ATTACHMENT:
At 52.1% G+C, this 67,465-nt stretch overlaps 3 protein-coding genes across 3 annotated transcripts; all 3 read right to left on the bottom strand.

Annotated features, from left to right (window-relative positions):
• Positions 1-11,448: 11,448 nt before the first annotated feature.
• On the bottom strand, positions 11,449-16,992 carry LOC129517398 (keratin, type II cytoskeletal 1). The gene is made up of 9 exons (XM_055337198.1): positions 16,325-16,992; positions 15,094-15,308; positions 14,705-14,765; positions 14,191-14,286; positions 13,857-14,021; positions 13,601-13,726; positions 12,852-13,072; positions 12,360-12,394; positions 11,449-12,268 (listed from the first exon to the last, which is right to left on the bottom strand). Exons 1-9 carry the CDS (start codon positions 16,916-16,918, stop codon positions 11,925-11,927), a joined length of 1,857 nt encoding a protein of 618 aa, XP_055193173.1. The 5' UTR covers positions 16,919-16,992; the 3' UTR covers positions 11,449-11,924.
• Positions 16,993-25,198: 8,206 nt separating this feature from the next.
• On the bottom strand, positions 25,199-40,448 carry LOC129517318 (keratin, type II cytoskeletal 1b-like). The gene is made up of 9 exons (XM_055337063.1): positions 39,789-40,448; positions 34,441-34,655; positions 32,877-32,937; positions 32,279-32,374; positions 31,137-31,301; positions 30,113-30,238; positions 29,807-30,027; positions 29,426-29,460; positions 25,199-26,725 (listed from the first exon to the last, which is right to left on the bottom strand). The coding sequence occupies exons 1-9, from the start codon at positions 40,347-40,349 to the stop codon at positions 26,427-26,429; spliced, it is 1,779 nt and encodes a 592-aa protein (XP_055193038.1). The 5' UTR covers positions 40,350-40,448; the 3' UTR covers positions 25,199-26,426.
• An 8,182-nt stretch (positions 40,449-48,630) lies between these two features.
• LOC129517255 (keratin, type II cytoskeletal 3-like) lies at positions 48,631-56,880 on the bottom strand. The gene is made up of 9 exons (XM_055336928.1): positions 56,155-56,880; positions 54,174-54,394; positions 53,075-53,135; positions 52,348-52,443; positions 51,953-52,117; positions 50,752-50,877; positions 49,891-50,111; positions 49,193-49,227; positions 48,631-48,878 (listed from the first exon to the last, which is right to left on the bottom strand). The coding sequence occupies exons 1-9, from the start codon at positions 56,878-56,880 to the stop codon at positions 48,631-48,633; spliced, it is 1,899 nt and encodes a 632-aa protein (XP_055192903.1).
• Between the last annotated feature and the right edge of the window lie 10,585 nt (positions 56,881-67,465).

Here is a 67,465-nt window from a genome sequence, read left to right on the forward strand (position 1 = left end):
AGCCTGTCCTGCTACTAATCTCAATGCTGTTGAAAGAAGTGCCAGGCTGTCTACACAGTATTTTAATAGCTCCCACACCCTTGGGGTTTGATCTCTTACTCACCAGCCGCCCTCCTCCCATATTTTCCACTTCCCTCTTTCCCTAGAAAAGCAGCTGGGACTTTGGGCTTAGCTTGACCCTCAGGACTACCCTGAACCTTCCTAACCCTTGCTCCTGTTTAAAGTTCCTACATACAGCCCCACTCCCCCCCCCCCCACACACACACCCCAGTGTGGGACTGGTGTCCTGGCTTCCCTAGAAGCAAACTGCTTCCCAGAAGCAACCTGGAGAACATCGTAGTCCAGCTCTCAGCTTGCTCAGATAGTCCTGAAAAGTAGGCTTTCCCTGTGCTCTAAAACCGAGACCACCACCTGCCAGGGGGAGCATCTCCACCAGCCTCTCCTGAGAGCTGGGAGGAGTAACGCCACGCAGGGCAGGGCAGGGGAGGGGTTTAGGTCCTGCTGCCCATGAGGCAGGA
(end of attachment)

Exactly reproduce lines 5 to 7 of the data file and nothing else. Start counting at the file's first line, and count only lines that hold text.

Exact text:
• Positions 16,993-25,198: 8,206 nt separating this feature from the next.
• On the bottom strand, positions 25,199-40,448 carry LOC129517318 (keratin, type II cytoskeletal 1b-like). The gene is made up of 9 exons (XM_055337063.1): positions 39,789-40,448; positions 34,441-34,655; positions 32,877-32,937; positions 32,279-32,374; positions 31,137-31,301; positions 30,113-30,238; positions 29,807-30,027; positions 29,426-29,460; positions 25,199-26,725 (listed from the first exon to the last, which is right to left on the bottom strand). The coding sequence occupies exons 1-9, from the start codon at positions 40,347-40,349 to the stop codon at positions 26,427-26,429; spliced, it is 1,779 nt and encodes a 592-aa protein (XP_055193038.1). The 5' UTR covers positions 40,350-40,448; the 3' UTR covers positions 25,199-26,426.
• An 8,182-nt stretch (positions 40,449-48,630) lies between these two features.